"Design and build" is becoming a familiar catchphrase in the construction industry. But do you know what that term means in practice? Don't worry if you shake your head no to that question. As consumers search for a contractor, they don't always know what sets one apart from another. AtCorvallis Custom Kitchens & Baths, we love helping our potential clients make informed decisions. We'll take you through the highlights of the design build process and how it can impact your home construction.
What Is Design Build Construction?
Every home remodel has a process, a workflow for how design, construction, and all the other moving parts get completed. This process is called a project delivery system. It determines who is in charge of each part of your project and how they manage it.
Design and build is an example of a project delivery system. In the design and build model, you work with one company for all parts of your home construction; this significantly simplifies the home remodeling process and differs from traditional project delivery systems in several important ways. We'll break these differences down below.
The Traditional Approach to Getting a Remodel:
Your home remodeling project consists of two major phases: the design of the room or home and the actual building process. In the traditional design-bid-build model, you work with a designer or architect to make remodeling plans. Then, you hire a separate contractor to bring the designs to life.
The problem with this method is that your designer and contractor may not always be on the same page. They may have disagreements about the feasibility of the plans and how long or much it takes to build them. If that's the case, you're left to play mediator while your remodel hangs in limbo.
Here's an example of how this scenario works in real life:
First, you start working with a designer. They give you what you ask for from an aesthetic point of view. Not a fan of how small your bathroom is? Easy! We just move a wall back a couple of feet, and you've opened the room up for a large walk-in shower and a freestanding tub. You're thrilled, pay for the designs, and begin looking for a contractor. Enter the builder.
The contractor builds what the designer dreams up. Traditionally you hand over the plans, and your builder begins the logistics of making them happen and providing an estimate. When they get back to you with a cost estimate, you're devastated to find out the remodel costs far more to build in actuality. You might become unhappy with the designer, contractor, or both.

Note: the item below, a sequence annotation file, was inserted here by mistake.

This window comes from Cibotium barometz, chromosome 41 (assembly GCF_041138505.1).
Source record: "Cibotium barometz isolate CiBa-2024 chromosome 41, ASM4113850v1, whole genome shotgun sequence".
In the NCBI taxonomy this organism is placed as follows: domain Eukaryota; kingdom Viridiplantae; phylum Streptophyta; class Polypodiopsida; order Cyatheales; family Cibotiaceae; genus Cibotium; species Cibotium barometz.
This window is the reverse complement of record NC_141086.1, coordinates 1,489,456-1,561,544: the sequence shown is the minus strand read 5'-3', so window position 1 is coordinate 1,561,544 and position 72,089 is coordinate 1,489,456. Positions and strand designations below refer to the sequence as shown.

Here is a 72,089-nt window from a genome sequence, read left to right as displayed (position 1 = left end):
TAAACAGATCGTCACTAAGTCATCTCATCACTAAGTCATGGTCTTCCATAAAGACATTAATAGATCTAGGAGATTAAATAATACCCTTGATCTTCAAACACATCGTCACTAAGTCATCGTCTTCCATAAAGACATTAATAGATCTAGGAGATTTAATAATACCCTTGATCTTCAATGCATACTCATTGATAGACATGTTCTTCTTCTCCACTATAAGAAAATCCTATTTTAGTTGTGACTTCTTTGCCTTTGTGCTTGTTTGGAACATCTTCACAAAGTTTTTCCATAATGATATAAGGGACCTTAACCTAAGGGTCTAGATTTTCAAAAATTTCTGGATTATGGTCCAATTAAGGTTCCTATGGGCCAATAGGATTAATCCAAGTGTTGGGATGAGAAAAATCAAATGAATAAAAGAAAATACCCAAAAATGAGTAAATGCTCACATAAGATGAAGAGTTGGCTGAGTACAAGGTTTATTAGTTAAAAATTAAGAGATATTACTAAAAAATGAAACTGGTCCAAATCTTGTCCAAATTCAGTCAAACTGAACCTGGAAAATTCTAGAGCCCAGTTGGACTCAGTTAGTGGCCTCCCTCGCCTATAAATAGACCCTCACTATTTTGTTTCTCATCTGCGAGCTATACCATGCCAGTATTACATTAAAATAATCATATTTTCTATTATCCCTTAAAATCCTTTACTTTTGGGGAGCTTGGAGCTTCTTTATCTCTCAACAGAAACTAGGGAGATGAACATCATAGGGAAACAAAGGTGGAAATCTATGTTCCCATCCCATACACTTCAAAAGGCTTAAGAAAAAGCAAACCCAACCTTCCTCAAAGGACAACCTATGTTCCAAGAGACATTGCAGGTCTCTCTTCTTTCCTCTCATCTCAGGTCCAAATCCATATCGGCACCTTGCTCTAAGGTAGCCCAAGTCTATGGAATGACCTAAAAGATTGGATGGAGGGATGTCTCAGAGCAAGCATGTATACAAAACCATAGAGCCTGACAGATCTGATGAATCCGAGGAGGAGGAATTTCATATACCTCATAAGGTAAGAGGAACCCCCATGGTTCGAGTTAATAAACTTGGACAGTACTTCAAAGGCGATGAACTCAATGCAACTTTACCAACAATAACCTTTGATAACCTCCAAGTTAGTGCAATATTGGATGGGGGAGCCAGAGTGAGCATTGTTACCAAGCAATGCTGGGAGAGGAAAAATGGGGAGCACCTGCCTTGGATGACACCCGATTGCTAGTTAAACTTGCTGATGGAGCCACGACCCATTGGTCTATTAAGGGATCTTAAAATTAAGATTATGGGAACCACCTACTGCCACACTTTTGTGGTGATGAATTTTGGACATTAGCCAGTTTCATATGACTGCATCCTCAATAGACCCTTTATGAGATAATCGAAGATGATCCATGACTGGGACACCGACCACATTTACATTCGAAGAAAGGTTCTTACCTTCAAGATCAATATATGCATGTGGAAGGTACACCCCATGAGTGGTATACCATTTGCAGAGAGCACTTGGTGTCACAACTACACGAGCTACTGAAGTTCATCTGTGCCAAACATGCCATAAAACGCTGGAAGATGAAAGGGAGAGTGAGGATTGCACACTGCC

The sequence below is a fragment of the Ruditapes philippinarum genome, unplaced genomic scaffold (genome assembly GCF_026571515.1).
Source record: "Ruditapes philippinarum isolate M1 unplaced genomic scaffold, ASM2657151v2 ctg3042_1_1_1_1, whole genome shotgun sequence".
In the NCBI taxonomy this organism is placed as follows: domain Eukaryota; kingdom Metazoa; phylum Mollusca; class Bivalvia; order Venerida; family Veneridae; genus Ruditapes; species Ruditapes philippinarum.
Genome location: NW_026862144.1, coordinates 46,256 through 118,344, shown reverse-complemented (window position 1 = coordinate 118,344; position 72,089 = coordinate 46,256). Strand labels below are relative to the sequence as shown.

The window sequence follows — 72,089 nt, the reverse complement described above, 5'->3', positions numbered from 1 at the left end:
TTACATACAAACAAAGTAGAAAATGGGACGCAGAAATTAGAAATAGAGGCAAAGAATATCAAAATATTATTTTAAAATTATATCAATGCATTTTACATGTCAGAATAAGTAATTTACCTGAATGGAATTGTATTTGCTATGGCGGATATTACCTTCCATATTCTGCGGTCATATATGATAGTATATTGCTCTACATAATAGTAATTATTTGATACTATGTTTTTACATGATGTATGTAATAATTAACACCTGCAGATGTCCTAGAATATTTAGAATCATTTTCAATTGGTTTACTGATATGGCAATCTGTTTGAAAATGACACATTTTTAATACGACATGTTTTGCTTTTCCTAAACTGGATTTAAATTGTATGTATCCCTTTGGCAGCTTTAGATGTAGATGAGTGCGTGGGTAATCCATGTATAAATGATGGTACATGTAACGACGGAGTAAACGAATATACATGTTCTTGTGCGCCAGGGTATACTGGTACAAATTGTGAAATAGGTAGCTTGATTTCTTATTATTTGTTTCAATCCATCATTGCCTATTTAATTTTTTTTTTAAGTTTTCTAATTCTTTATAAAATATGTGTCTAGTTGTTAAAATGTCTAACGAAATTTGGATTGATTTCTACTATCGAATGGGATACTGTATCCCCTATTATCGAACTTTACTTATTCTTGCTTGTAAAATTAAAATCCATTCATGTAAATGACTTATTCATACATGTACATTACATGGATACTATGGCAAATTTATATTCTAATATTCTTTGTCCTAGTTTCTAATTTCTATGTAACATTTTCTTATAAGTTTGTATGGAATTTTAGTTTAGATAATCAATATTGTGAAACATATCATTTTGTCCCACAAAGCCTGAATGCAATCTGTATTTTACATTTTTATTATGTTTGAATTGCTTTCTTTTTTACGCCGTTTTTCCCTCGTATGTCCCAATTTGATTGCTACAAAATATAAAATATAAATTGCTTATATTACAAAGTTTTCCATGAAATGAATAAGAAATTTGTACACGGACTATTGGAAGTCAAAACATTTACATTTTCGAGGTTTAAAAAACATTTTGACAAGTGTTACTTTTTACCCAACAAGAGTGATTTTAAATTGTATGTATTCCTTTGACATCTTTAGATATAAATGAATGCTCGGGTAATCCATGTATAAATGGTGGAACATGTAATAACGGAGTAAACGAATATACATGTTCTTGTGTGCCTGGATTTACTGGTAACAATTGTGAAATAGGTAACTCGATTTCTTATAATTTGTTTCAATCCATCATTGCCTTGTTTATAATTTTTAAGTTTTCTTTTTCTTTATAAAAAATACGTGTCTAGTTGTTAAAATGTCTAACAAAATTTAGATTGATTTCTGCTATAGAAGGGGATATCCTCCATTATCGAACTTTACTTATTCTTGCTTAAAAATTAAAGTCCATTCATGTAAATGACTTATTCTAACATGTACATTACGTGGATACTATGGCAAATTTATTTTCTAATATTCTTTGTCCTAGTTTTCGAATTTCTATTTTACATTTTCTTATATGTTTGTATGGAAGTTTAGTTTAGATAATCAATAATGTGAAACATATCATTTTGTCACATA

Honestly, neither is trying to mislead you. They just aren't on the same page because they aren't in direct contact. Connecting the two can help solve the budget problem, but those back and forth changes take extra time and money. Plus, miscommunication is common when a designer and contractor aren't used to working with one another. Design and build services solve this problem by creating an environment where design and construction professionals work side-by-side.
What Is the Advantage of Design and Build?
Where traditional processes fail, the design and build business model shines. Yourdesign build contractor does both the designing and building in-house. Keeping a project streamlined meets the goal of delivering on design promises within an agreed-upon budget.
Your designer and builder work towards your goals from two different perspectives. Together, they balance each other out. For example, a designer may want to include something grand in your remodeling plans to really wow you. But sometimes, these ideas aren't always practical. Having a builder around ensures your designs are actually able to be executed on budget and within a reasonable time frame. On the flip side, the builder may want to do more traditional builds, while the designer is inclined to explore and enhance the space in a less conventional approach.
Additionally, design changes get done quickly and efficiently when you have both sides of the team under one roof. Anytime there is back and forth on the design, it requires time and money; this can bring a job to a halt while your builder waits for your designer to come back with changes. In design build construction, the job site calls the office, the designer makes the changes, and it's back on track with no bumps that potentially push the timeline out by weeks or, in some cases, months.